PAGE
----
Efficacy of a movement control injury-prevention programme in an adult community rugby union population; a cluster randomised controlled trial
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Background Exercise programmes aimed at reducing injury have been shown to be efficacious for some non-collision sports, but evidence in collision sports such as rugby union is lacking. Objective To evaluate the efficacy of an evidence-informed injury prevention exercise programme in reducing match injuries in adult community rugby union players. Design Prospective cluster randomised (single-blind) controlled trial. Clubs were the unit of randomisation. Setting English adult community clubs (2015–2016 season) with a formally qualified medical professional to diagnose and report match-injuries. Participants 860 clubs were invited to participate of which 81 volunteered and were randomly assigned. Data was received from 41 clubs (control, 19; intervention, 22). Interventions A 42-week exercise programme comprising 6-week graduated exercise blocks was introduced during pre-season. The control programme reflected ‘normal practice’ exercises, whereas the intervention focused on proprioception, balance, cutting, landing, and resistance exercises. Main Outcome Measurements Match-injury incidence and burden for: all ≥8 days time-loss injuries and targeted (lower-limb, shoulder, head and neck, excluding fractures and lacerations) ≥8 days time-loss injuries. Results Poisson regression identified unclear differences between groups for overall injury incidence (rate ratio (RR), 90% confidence interval (CI)=0.9, 0.6–1.3) and injury burden (RR, 90% CI=0.8, 0.5–1.4). A likely beneficial difference in targeted injury incidence (RR, 90% CI=0.6, 0.4–1.0) was identified, with ∼40% lower lower-limb incidence (RR, 90% CI=0.6, 0.4–1.0) and ∼60% lower concussion incidence (RR, 90%CI=0.36, 0.18–0.70) in the intervention group. Completing the intervention at least once per week was associated with a likely beneficial difference between groups (intervention n=15, control n=13; RR, 90% CI=0.7, 0.4–1.0). Conclusions This movement-control injury-prevention programme appeared efficacious, with likely beneficial differences for lower-limb injuries and concussion for the treatment clubs. Targeted injury incidence was ∼30% lower when 1 or more intervention sessions were completed each week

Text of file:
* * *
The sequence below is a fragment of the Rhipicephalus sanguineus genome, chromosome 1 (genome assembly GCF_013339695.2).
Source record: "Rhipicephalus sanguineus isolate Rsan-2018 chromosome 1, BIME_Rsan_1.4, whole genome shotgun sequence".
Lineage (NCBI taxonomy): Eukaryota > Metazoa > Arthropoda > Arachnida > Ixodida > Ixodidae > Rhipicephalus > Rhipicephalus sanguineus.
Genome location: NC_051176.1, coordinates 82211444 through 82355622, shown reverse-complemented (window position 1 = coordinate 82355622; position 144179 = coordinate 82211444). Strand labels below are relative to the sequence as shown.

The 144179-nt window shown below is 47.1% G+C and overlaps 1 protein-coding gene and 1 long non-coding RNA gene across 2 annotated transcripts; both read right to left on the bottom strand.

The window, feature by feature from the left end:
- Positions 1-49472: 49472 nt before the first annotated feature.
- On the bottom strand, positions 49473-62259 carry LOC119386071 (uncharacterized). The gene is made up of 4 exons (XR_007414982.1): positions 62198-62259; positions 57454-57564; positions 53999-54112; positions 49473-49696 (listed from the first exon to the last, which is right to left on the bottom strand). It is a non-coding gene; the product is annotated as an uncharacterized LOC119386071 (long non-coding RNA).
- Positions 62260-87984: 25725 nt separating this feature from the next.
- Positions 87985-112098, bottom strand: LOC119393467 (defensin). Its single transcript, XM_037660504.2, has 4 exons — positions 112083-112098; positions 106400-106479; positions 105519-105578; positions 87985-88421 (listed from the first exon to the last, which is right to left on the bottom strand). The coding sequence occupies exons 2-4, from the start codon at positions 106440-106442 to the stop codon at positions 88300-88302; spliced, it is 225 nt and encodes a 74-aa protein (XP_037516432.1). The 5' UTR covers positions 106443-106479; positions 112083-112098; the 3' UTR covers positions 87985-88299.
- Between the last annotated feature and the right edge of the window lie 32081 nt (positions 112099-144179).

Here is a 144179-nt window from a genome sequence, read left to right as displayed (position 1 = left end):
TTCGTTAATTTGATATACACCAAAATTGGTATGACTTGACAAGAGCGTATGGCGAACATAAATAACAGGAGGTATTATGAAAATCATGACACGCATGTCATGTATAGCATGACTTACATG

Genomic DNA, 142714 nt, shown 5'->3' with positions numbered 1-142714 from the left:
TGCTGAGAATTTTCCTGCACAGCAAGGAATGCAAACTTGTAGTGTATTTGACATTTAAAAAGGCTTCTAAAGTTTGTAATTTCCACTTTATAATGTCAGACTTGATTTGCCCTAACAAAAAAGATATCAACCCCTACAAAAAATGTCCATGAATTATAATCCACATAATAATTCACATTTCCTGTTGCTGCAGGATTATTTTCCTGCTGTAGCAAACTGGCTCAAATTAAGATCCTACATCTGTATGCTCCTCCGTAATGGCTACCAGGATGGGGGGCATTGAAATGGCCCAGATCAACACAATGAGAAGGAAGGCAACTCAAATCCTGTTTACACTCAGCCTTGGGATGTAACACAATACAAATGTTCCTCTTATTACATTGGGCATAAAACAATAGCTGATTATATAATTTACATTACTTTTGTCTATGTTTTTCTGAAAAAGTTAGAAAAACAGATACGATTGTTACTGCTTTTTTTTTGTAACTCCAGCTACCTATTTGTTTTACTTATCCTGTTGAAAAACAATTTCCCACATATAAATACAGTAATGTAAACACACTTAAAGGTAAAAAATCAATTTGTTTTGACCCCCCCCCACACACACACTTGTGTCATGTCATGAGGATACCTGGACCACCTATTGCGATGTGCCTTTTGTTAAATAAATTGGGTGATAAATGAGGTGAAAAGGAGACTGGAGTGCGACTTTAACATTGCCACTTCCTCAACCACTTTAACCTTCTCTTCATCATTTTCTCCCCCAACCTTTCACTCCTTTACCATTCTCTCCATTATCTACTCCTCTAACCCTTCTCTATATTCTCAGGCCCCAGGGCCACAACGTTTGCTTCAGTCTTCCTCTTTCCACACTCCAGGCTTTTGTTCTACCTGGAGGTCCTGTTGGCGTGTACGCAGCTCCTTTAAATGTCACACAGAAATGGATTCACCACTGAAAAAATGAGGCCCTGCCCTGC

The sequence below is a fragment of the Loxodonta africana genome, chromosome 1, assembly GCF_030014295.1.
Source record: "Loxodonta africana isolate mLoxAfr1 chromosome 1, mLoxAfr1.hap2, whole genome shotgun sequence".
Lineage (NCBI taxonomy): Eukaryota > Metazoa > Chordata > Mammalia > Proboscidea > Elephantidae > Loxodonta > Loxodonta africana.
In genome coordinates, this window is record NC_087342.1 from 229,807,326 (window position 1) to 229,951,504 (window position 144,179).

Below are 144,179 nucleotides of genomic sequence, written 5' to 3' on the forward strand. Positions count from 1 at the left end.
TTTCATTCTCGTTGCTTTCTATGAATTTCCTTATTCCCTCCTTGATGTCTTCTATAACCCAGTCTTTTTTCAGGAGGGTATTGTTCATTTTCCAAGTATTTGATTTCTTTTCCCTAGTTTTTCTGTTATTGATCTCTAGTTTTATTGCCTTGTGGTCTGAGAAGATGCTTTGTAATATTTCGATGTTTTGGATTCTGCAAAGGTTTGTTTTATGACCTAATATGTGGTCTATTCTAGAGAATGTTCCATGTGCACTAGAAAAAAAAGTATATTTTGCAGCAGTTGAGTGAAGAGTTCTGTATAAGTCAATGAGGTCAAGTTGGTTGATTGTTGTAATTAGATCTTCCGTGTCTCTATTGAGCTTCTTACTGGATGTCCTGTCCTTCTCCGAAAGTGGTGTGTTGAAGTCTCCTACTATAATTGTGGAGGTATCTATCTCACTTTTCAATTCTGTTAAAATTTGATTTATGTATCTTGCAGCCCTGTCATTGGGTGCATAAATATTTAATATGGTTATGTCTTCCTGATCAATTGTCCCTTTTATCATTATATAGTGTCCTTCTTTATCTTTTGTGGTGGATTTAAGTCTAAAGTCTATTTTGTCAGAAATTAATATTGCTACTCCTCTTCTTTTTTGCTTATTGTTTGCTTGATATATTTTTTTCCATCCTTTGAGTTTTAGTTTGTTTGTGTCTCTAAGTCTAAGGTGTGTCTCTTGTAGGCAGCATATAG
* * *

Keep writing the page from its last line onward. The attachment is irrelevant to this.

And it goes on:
British Journal of Sports Medicine;
Attwood, M., Roberts, S., Trewartha, G., England, M. and Stokes, K. (2017) 'Efficacy Of A Movement Control Injury-prevention Programme In An Adult Community Rugby Union Population; A Cluster Randomised Controlled Trial', British Journal of Sports Medicine, 51(4), pp.1-8
This article was published in British Journal of Sports Medicine on 21 October 2017 (online), available at http://dx.doi.org/10.1136/bjsports-2017-098005
Cardiff Metropolitan University (Grant ID: Cardiff Metropolian (Internal))
Rugby Football Union
Private Physiotherapy Education Foundation
- Sport Research Groups 
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